1520.0 - ABS Data Quality Framework, May 2009  
ARCHIVED ISSUE Released at 11:30 AM (CANBERRA TIME) 04/05/2009  First Issue
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The second dimension of quality in the ABS DQF is Relevance. This dimension refers to how well the statistical product or release meets the needs of users in terms of the concept(s) measured, and the population(s) represented. Consideration of the relevance associated with a statistical product is important as it enables an assessment of whether the product addresses the issues most important to policy-makers, researchers and to the broader Australian community.

The dimension of Relevance can be evaluated by considering the following key aspects:

  • Scope and coverage: the purpose or aim for collecting the information, including identification of the target population, discussion of whom the data represent, who is excluded and whether there are any impacts or biases caused by exclusion of particular people, areas or groups.
  • Reference period: this refers to the period for which the data were collected (e.g., the September-December quarter of the 2008-09 financial year), as well as whether there were any exceptions to the collection period (e.g., delays in receipt of data, changes to field collection processes due to natural disasters).
  • Geographic detail: information about the level of geographical detail available for the data (e.g., postcode area, Statistical Local Area) and the actual geographic regions for which data are available.
  • Main outputs/ data items: whether the data measures the concepts meant to be measured for its intended uses.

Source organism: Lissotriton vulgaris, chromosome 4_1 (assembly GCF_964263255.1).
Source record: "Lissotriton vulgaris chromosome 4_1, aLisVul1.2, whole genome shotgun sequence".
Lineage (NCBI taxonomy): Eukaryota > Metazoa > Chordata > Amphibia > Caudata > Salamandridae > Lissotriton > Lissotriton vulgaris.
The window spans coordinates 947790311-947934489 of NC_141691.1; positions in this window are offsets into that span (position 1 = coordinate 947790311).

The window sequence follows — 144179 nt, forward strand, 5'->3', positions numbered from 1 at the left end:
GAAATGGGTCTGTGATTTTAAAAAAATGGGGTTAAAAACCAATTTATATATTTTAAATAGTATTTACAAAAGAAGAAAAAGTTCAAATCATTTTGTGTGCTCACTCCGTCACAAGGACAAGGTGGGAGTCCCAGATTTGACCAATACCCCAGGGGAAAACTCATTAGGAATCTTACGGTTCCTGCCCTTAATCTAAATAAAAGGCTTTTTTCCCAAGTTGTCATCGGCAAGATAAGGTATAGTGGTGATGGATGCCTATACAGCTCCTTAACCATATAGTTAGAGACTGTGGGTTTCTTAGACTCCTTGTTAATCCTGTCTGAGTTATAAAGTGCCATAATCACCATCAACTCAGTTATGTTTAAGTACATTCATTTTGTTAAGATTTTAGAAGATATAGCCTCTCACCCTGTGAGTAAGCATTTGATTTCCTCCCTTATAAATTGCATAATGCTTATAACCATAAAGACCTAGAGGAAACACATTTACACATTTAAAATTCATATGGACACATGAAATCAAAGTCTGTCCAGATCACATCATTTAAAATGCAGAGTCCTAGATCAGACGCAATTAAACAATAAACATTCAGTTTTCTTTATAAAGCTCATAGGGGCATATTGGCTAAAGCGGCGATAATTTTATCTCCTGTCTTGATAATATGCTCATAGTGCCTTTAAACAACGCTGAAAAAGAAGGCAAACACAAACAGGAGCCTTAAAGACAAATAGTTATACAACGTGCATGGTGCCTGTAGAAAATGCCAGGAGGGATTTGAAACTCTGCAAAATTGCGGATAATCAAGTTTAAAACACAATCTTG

• Classifications and statistical standards: the extent to which the classifications and standards used reflect the target concepts to be measured or the population of interest.
  • Type of estimates available: this refers to the nature of the statistics produced, which could be index numbers, trend estimates, seasonally adjusted data, or original unadjusted data.
  • Other cautions: information about any other relevant issue or caution that should be exercised in the use of the data.

For more information about specific terms described above which are relevant to sample surveys (e.g., "scope", "coverage"), please see "An Introduction to Sample Surveys: A User's Guide".

To assist in evaluating the Relevance dimension of a dataset or a statistical product, we provide some suggestions of questions which might be asked below.

Suggested questions to assess Relevance:
  • About whom, or what, were the data collected?
  • Is there a time difference between the intended reference period, and the actual reference period of the collected data?
  • How useful are these data at small levels of geography?
  • Does this data source provide all the relevant items or variables of interest? Does the population presented by the data match the data need?
  • To what extent does the method of data collection seem appropriate for the information being gathered?
  • Have standard classifications (e.g., industry or occupation classifications) been used in the collection of the data? If not, why not?
  • In what form are the statistics available? Are they original raw numbers, or indexes, or estimates?
  • If rates and percentages have been calculated, are the numerators and denominators consistent?